I think a large part of the problem here is that as a society, and especially as gamers, we are used to things being reductionist — that we can distill everything down to key traits that allow us to easily and simply categorize things and assign value to them. That’s exactly what we have here is the attempt to zero in on 2-3 traits that define casual/hardcore/elite and make those the defining characteristics of the label, and that we need to be able to say “This is better than that…” because in games, it’s what we do all the time. All of our decisions in game essentially boil down to this dichotomy, so it only makes sense to me that we would try to do that with gamers too.
But even here, reading the comments on Massively, that’s clearly not true of gamers themselves. There were easily 20 different definitions of casual/hardcore dichotomy, and virtually no agreement on what exactly that means. Everyone identifies 1-2 traits of gamers and say that definitely, without exception, this is what makes a hardcore player or a casual player. It bears to mention here that there is no middle ground in this paradigm, and gamers are prone to hyperbole.
In truth, I think that the term ‘casual’ is outdated because it doesn’t really exist as it’s being used. We see rage on this forum about the “casuals” ruining games, or this particular play-style ruining games but no one ever seems to have concrete examples of these people. It’s always “on the forums….” but never linked. Or in Trade chat, but never screenshotted. Personally, I’ve never seen ANYONE say that they want more in the game for doing less. At all. To me, this term refers to a “boogey man” of sorts in gaming.
For me, the most telling distinction between gamers (but by no means the only distinction) is that some want the prestige with getting to the endgame and beating the hardest boss. It’s like getting to Eagle Scout, right? It’s an elite club that shows their dedication to achieving this particular goal in the game — often to the exclusion of other goals the game might offer.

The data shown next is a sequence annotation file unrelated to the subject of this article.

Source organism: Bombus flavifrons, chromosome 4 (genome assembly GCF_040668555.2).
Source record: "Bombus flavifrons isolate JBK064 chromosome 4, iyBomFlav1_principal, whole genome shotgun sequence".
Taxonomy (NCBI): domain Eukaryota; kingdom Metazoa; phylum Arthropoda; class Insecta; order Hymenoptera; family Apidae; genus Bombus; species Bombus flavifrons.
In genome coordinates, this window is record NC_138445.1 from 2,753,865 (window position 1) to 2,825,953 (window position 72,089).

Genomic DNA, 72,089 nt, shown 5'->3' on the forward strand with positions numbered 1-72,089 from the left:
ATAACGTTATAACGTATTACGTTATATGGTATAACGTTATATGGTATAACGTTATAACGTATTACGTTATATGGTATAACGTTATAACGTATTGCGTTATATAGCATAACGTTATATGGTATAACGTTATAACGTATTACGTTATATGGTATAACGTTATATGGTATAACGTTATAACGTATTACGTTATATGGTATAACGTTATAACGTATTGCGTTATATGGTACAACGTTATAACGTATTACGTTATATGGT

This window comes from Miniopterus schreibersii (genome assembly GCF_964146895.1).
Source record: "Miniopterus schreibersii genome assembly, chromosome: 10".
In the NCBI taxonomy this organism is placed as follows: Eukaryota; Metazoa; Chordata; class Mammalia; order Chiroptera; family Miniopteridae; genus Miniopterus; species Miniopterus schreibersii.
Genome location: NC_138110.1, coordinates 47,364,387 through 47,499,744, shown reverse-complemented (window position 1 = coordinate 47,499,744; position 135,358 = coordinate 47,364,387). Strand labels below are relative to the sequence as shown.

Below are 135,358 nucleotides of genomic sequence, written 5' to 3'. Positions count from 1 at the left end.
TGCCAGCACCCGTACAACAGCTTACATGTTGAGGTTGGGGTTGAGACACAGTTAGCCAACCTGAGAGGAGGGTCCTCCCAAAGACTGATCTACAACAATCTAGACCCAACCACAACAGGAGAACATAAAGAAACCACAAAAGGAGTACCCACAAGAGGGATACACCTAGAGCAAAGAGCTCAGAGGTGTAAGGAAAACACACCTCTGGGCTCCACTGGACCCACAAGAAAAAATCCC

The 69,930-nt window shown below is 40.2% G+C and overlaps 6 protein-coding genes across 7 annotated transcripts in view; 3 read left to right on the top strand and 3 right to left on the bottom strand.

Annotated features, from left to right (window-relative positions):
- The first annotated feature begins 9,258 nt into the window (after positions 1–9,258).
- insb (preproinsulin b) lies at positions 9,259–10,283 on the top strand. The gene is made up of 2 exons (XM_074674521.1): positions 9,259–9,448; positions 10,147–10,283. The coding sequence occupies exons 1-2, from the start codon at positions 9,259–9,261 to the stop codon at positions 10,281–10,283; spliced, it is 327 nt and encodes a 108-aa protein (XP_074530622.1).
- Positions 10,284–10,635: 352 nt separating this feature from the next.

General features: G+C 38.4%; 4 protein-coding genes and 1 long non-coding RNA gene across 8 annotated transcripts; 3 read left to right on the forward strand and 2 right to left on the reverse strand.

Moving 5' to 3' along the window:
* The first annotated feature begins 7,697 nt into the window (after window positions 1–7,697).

Other players get gratification out of other things in the game, and they want recognition for those things too. They want their own “Eagle Scout” club for not necessarily beating the final boss, but for doing something else in the game really well, that’s not easy to get to, and again, often to the exclusion of other goals the game offers.
I think the problem beyond this is two fold, but ultimately related–the first is like I said before, as players we are conditioned to in all things say “This is better than that…” so, as their isn’t another challenge in the game similar to clearing end-game content (at least in repute), that becomes the greatest thing — the best (and in most cases only) “Eagle Scout” distinction in the game.
I think a lot of this (not all) could be solved by recognizing that within a game like an MMO, there NEEDS to be more systemic goals in the game that are not focused around defeating a final boss. For example, I would love a game where my combat takes a back seat to my crafting skills, and where because I can focus on my crafting, I can make things that those players who focus on combat can’t. That would give me a goal to strive for, give me content and stuff to do in game, while still giving those who want the “defeat the boss” goal to be challenging.
MMOs as a whole need to grow up and learn to account for different playstyles and different game goals. Sure, there will still be players who say this is better than that — we will never get away from that. But by diversifying goals, you can appeal to more players, and let everyone have their own goals in game instead of shoe-horning everyone into a single goal.
Over the weekend, a group of my friends and I went to the Distant Worlds show here in the burgh. While I enjoy the Final Fantasy games, I’ve never been the biggest FF fan, but I thought the experience would be fun, and my friends were all crazy geeked out about it.
Similar to the Video Games Live concert series, but dedicated entirely to the Final Fantasy franchise. The concert was just a little over two hours, and outside of a mic-squeal during a classic guitar solo, everything was flawless.
I didn’t really know what expect–I had played games before, but it’s not horribly often that the music makes a lasting impression. Not that the music is bad or not memorable, but rather that it just jives for me in the “atmosphere” of the game.
There are still some songs that really stick out for me — like the theme to Dragon Age: Origin, The Lament of the Highbourne, and a few others. I have to say, I wish I had paid a bit more attention. I loved the concert–it was definitely worth the costs of the tickets. In particular, I loved Zanarkand, but the Chocobo Swing (and the accompanying video) was awesome as well.
All in all, if you have the chance to see this in concert, definitely go. The tickets might be a little pricey, but it was totally worth it. Such a great experience. I don’t think I need to reiterate the awesome atmosphere of live music — that’s only enhanced here.
Bounce on over to their site to take a gander – Final Fantasy Distant World